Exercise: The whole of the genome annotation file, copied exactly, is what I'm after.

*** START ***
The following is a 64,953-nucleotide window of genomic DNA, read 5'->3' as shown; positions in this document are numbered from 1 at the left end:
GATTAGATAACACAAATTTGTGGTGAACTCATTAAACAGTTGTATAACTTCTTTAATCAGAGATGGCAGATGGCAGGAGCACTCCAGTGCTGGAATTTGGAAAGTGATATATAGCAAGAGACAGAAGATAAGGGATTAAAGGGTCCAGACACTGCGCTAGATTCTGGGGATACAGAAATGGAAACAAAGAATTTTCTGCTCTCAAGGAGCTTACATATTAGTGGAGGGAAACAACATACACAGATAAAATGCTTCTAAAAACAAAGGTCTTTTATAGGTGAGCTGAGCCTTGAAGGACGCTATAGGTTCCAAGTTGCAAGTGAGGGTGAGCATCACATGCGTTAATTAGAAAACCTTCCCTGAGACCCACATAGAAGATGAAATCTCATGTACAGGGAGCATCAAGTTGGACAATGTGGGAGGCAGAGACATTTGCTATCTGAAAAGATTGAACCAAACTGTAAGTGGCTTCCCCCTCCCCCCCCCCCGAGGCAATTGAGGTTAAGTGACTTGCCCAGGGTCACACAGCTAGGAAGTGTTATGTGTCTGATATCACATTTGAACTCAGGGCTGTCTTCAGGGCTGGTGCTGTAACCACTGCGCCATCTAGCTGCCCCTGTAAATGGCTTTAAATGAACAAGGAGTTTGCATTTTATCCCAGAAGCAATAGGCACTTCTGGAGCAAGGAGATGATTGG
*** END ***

The following is a 64,953-nucleotide window of genomic DNA, read 5'->3' as shown; positions in this document are numbered from 1 at the left end:
GATTAGATAACACAAATTTGTGGTGAACTCATTAAACAGTTGTATAACTTCTTTAATCAGAGATGGCAGATGGCAGGAGCACTCCAGTGCTGGAATTTGGAAAGTGATATATAGCAAGAGACAGAAGATAAGGGATTAAAGGGTCCAGACACTGCGCTAGATTCTGGGGATACAGAAATGGAAACAAAGAATTTTCTGCTCTCAAGGAGCTTACATATTAGTGGAGGGAAACAACATACACAGATAAAATGCTTCTAAAAACAAAGGTCTTTTATAGGTGAGCTGAGCCTTGAAGGACGCTATAGGTTCCAAGTTGCAAGTGAGGGTGAGCATCACATGCGTTAATTAGAAAACCTTCCCTGAGACCCACATAGAAGATGAAATCTCATGTACAGGGAGCATCAAGTTGGACAATGTGGGAGGCAGAGACATTTGCTATCTGAAAAGATTGAACCAAACTGTAAGTGGCTTCCCCCTCCCCCCCCCCCGAGGCAATTGAGGTTAAGTGACTTGCCCAGGGTCACACAGCTAGGAAGTGTTATGTGTCTGATATCACATTTGAACTCAGGGCTGTCTTCAGGGCTGGTGCTGTAACCACTGCGCCATCTAGCTGCCCCTGTAAATGGCTTTAAATGAACAAGGAGTTTGCATTTTATCCCAGAAGCAATAGGCACTTCTGGAGCAAGGAGATGATTGG